Tuesday Highlights

Good morning.

  1. Some problems with debt … and notice the borrowing market for state and bank is not independent.
  2. Secret. Safe … and hackers (not Frodo & Gandalf).
  3. Looking forward in Iraq.
  4. A monumental issue.
  5. Church State separation issues.
  6. If they’re not tracking it … there is going to be rampant crime and fraud.
  7. A question for the atheist.
  8. In which the left praises an explicitly unconstitutional law.
  9. For myself I have no clue how to judge “intelligence” in the public forum or legal arena for that matter.
  10. Commuter designs.
  11. Toys for the military.
  12. Of Tolkien and Wagner.
  13. American police, tools techniques and liberty?
  14. Part two of a lecture on church and science from quite some time ago.
  15. Are philosophers hoping for something magical to occur in their field?
  16. On nomination hearings.

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14 comments

  1. Freddie says:

    So when I said that I was opposed to the law, and thought it should be overturned, and said that it was useless… that now equals praise?

    I genuinely don’t understand people like you– do you want to argue, or don’t you? If you’re going to dramatically misrepresent what I say, why bother to pretend that you’re discussing?

  2. Mark says:

    Freddie,
    When you write, “Because it ignores why campaign finance reform can seem so promising and so necessary: corporations and other moneyed interests pour millions of dollars into campaign contributions, and with them buy influence and power that corrupts our process and undermines our democracy.” … that seemed somewhat approving to me. The essence of the unconstitutionality of campaign finance reform is that it is unconstitutional to limit “corporations, moneyed interests” (and one might add the wealthy) to put dollars into campaigns.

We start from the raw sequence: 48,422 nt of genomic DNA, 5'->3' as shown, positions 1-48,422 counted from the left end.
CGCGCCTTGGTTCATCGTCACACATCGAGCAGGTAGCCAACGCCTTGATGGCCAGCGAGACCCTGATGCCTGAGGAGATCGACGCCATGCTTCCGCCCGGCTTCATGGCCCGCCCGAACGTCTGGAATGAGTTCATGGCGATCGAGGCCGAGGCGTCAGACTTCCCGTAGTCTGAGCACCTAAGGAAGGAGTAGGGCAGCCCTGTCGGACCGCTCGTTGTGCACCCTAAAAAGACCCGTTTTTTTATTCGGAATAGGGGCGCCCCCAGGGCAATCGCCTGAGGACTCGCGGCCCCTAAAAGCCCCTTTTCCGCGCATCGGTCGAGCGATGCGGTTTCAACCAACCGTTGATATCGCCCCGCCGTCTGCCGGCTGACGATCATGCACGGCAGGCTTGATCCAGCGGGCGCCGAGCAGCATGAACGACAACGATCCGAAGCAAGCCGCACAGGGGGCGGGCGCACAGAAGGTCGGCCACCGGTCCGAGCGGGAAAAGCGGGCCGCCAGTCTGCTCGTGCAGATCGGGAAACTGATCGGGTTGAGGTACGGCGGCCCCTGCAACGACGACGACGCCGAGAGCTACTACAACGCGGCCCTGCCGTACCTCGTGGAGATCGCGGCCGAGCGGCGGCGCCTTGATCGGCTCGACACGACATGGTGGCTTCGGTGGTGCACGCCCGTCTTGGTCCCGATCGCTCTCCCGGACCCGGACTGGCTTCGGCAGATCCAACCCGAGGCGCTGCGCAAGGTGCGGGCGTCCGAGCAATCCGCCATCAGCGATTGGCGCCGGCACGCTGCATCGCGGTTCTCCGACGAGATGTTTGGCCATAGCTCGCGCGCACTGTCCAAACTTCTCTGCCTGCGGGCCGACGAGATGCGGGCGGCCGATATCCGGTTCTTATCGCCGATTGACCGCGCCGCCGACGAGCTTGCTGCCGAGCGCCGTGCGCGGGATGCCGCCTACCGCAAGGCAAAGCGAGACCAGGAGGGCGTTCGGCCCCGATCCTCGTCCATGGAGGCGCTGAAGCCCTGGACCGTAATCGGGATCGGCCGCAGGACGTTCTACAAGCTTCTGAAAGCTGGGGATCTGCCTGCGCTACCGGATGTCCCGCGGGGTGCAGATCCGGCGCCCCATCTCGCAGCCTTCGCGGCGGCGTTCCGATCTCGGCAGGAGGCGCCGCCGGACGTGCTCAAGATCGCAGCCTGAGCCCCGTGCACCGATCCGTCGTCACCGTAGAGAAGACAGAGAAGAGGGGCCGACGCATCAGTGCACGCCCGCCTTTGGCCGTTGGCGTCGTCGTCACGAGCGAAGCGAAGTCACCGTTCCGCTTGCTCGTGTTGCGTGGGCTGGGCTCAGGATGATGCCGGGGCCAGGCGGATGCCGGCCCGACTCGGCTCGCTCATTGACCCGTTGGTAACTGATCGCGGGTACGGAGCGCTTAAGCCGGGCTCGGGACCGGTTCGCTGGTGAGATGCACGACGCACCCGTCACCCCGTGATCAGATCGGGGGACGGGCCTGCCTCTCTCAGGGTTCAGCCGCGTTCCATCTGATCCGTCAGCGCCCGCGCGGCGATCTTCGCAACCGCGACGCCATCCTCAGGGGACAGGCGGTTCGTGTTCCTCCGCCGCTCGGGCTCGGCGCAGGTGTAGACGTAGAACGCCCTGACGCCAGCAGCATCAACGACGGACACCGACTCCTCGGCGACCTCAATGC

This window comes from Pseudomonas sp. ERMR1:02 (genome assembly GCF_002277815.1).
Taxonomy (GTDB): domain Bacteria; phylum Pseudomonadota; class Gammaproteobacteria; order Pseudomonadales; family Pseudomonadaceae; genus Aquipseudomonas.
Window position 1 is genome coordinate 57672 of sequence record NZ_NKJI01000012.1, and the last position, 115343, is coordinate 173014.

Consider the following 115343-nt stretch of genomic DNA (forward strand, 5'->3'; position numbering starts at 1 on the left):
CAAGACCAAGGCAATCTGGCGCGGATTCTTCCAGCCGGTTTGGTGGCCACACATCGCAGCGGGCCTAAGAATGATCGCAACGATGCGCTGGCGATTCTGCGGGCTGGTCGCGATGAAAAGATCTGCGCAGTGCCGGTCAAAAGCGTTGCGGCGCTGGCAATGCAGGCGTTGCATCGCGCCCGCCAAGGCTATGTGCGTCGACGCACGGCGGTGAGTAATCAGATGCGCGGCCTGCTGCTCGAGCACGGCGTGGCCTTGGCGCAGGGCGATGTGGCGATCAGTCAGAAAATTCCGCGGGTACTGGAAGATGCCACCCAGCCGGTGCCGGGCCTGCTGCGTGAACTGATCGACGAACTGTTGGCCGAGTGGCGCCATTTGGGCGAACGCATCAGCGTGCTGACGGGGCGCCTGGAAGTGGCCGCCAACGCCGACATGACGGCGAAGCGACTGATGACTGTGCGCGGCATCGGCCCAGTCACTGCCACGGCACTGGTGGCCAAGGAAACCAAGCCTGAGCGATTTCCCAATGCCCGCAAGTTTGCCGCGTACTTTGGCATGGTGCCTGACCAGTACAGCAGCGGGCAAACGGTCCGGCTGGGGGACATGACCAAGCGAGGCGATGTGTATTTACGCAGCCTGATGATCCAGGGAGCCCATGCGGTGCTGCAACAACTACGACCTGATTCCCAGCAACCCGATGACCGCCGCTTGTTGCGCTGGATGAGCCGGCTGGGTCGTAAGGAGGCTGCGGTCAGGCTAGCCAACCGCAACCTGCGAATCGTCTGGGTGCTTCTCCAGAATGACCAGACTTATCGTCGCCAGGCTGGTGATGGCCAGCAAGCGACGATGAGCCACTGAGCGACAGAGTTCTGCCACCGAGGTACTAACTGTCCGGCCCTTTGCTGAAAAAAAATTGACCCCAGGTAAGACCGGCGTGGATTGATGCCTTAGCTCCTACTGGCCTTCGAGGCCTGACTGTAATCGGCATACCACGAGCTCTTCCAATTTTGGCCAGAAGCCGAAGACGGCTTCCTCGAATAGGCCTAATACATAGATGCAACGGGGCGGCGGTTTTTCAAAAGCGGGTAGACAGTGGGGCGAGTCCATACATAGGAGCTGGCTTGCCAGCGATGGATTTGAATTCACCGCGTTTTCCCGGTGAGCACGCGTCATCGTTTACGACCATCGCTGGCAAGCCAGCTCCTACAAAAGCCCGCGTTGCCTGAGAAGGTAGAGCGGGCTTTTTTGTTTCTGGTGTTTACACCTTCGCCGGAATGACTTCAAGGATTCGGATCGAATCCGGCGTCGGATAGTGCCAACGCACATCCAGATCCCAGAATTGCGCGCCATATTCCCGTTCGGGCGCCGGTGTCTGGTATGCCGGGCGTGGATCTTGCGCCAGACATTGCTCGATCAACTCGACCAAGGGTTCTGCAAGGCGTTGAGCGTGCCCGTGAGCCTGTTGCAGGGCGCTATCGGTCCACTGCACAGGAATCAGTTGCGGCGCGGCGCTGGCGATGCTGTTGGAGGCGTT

But you are right, I didn’t read carefully the whole of your essay. You don’t explicitly praise campaign finance reform per se, just its goals. What I don’t understand is how you think that its goals are not unconstitutional.

  3. A question for the atheist.

    Not this atheist. I don’t believe in objective morality.

    In which the left praises an explicitly unconstitutional law.

    LOL, “the left.” As in John McCain, 2008 Republican presidential candidate? Where are your posts on the right’s praising explicitly unconstitutional laws? (search and seizure, religious stuff, etc.)

  4. Boonton says:

    The essence of the unconstitutionality of campaign finance reform is that it is unconstitutional to limit “corporations, moneyed interests” (and one might add the wealthy) to put dollars into campaigns.

    Why?

  5. Mark says:

    JA,
    I don’t defend McCain on his campaign finance bill, much the reverse.

    Religious stuff?!

    Boonton,
    We have a right to free speech and press. The wealthy have the same rights too, and restricting their avenues of expression why campaign finance reform is the locus of the unconstitutionality of McCain/Feingold.

  6. Boonton says:

    it doesn’t seem to follow that restricting your ability to give money to someone else (like McCain) is inhibiting your speech. I believe the current law allows you to spend your own money on ‘speech’ if you do so directly.

  7. Mark says:

    Boonton,
    No it doesn’t, or I’m pretty sure it doesn’t. Because if they could they would in great profusion, and the campaign restrictions of the McC/Fgold bill would be nil.

    You or your organization can’t freely speak with a campaign and spend its own money in an unrestricted fashion currently speaking in a partisan fashion about campaign issues or topics.

    You qualify direct spending with the adjective “directly”. How is that constitutional? Don’t you have a constitutional right to free association?

  8. Boonton says: